The Evergreen Superconsortium: The next stage in the evolution of Evergreen consortia

The two of us have seen aspects of the evolution of the Evergreen software ecosystem that was at once surprising and then obvious once it started to arise: the evolving superconsortium in the Evergreen community. This notion first occurred to us independently in early 2009 and, curiously, we each invented the same word to describe it: the Evergreen Superconsortium. Events since then, particularly one just before the Evergreen International Conference in Grand Rapids, have served to confirm our observations.

What is the Superconsortium? It is varied elements of Evergreen community working in concert to develop capabilities within the software and within the community. A library that is a member of a consortium may give up a bit of freedom of action but in return enjoy increased services for its users by cooperating and sharing resources with other consortium members. In the Evergreen Superconsortium, different consortia are cooperating on developing capabilities for Evergreen. It is another arrow in the Evergreen quiver.

The Evergreen Superconsortium

In the first case of superconsortial cooperative development, two systems joined in paying for development of capabilities that were given to the community through the GNU General Public License (GPL). This case was shepherded by Equinox.

Given the changes in the state of Evergreen—for instance, there are more groups using it now—superconsortial cooperative development recently started via independent action of several consortia (Bibliomation, King County, SITKA, and PINES) that are working together to develop a Kids’ Catalog for Evergreen and contracting with FGI, a Seattle based firm. This was a signal event in the history of Evergreen.

Even though these different consortia are doing different things and in different places, they are working towards common goals and the Kids’ Catalog—and Evergreen—will be stronger for it.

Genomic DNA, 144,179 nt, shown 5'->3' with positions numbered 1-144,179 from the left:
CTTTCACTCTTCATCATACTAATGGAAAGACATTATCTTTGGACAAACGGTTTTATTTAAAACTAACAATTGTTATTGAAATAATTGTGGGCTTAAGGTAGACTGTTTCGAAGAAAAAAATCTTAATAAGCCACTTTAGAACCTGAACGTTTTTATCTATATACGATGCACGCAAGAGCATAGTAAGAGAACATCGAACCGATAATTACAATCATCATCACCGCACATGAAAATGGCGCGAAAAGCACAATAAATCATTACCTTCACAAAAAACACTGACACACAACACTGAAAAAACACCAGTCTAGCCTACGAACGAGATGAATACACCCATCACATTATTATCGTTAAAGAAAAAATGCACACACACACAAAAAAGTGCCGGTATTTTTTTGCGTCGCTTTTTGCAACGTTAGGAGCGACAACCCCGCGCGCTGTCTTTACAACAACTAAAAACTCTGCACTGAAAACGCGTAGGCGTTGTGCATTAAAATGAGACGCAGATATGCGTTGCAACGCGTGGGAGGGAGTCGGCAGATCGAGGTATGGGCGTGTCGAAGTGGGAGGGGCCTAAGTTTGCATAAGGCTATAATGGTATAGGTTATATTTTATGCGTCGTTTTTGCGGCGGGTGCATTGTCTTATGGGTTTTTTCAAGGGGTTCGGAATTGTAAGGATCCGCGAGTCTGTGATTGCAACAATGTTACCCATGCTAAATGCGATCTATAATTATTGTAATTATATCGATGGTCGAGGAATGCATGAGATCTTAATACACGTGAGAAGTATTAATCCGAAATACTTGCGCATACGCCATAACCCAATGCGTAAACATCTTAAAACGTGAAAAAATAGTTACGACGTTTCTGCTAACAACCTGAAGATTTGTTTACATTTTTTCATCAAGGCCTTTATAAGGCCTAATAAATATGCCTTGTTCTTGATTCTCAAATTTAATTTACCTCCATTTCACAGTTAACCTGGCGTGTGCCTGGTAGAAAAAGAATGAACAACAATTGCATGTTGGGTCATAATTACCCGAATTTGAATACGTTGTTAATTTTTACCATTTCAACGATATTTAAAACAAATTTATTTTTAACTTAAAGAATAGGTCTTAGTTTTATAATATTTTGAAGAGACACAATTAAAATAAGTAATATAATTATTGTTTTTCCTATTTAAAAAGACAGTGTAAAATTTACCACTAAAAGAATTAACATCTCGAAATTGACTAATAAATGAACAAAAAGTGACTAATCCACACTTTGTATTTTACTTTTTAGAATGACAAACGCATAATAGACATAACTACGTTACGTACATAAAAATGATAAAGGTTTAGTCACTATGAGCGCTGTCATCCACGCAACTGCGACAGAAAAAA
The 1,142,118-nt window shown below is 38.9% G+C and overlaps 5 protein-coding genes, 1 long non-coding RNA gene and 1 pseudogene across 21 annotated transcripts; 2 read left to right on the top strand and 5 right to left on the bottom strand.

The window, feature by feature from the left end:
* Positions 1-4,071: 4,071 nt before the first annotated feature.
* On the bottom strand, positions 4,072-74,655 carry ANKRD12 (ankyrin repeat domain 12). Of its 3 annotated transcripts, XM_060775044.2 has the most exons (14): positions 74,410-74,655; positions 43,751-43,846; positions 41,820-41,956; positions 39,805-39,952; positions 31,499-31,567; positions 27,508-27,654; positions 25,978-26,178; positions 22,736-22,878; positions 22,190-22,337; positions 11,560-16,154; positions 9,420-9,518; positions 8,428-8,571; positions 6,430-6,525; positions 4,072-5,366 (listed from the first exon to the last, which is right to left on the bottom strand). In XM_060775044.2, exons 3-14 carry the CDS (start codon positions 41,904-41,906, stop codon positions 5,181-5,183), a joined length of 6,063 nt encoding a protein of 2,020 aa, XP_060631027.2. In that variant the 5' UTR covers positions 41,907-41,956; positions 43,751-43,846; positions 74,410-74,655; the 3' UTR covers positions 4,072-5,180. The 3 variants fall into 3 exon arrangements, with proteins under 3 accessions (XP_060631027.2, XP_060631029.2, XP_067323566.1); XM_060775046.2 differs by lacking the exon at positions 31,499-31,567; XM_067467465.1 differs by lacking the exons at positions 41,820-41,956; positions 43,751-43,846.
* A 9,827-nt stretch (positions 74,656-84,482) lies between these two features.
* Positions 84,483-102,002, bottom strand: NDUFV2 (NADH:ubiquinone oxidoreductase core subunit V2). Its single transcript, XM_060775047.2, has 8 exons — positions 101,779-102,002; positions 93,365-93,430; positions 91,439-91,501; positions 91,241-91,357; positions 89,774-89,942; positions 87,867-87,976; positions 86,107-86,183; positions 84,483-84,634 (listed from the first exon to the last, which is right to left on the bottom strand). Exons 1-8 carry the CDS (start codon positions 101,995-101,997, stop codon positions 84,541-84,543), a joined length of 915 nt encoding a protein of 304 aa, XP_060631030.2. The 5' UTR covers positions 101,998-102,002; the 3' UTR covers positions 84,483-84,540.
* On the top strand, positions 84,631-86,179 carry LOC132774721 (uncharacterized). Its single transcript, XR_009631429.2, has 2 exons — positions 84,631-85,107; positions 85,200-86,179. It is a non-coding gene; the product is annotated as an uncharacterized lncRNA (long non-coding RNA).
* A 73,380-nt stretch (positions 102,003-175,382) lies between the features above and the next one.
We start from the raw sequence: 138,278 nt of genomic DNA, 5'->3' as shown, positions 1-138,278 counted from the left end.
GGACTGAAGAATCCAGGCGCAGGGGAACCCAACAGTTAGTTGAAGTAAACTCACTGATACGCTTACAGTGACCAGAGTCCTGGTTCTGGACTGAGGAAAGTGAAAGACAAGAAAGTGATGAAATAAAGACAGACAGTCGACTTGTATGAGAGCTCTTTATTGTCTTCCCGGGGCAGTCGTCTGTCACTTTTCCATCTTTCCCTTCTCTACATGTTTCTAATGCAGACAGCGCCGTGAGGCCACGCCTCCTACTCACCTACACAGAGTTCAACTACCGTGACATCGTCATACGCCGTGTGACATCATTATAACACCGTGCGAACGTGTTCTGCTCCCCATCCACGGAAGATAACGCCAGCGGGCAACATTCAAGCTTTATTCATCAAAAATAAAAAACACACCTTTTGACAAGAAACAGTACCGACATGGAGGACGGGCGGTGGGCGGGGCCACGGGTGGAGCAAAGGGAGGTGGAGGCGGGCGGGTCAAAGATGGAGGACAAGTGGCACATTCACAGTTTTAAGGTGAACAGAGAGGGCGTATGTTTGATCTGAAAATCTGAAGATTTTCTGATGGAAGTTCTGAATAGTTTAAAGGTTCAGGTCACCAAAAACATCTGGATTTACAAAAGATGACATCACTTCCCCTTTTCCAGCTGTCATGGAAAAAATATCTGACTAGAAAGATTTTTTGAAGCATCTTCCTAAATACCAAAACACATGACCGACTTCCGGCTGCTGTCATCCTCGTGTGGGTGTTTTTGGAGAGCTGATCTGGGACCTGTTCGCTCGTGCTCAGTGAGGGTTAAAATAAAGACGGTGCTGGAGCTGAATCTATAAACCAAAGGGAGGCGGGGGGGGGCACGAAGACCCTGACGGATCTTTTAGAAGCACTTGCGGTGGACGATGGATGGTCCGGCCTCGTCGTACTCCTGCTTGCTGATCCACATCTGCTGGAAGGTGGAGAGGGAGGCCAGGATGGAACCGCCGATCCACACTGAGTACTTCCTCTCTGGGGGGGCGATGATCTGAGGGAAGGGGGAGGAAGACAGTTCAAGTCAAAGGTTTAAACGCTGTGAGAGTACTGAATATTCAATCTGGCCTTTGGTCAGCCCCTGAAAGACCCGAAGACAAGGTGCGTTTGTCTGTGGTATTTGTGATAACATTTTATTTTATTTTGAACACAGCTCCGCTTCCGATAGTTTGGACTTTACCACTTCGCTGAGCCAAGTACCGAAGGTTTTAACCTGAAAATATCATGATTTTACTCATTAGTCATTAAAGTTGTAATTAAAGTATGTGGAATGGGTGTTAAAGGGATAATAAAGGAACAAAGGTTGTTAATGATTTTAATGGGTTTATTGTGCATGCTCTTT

We can, then, expect more software development as Evergreen’s capabilities increase through this method as well as more traditional methods. Just last week, Amy Terlaga sent out an email about two enhancements Bibliomation is seeking to have developed and asked if others in the community wanted to help. The trail has been blazed.

Where we are

The Superconsortium arises out of two necessary but not sufficient conditions: open source development and a Consortial Library System. The two separately each create tools to increase the capabilities of libraries through the software they use. Of course, we in the open source communities believe that open source development will provide robust software with a rapid development cycle. What joined the two factors to create the Superconsortium are the strength of the community’s actors and their vision of a new way of doing things. Superconsortial cooperation will lead to even more rapid and better software development and information exchange (data? techniques and practices?) than we have seen so far.

Quo Vadis Evergreen Superconsortium?

It is hard to peer into the future and see what is next—certainly more development with the newer consortia and as members of the community get to know each other better.

There are also possibilities for Superconsortial purchases, for example. These consortia have to move items around from library to library. If they used RFID tags, they could maintain the control over their items that UPS and FedEx can: these companies know where everything is. Can libraries do worse? It would seem to be an easy argument to make in these times that this is a matter of fiduciary responsibility. However, RFID tags are expensive.

At ALA last year, one of us asked a vendor how much it would cost to buy 10 million RFID tags? Well, he said, we would have to bid it but I would guess they would be around 17 cents a piece. This year, the number would be lower. Perhaps a Superconsortium of Evergreen consortia could consider such pooled purchases thus making it resemble the purchasing consortia that are so common in libraries. Of course, we do not have an entity to manage such purchases. And 10 million would not be near enough.

Bob Molyneux and Mike Rylander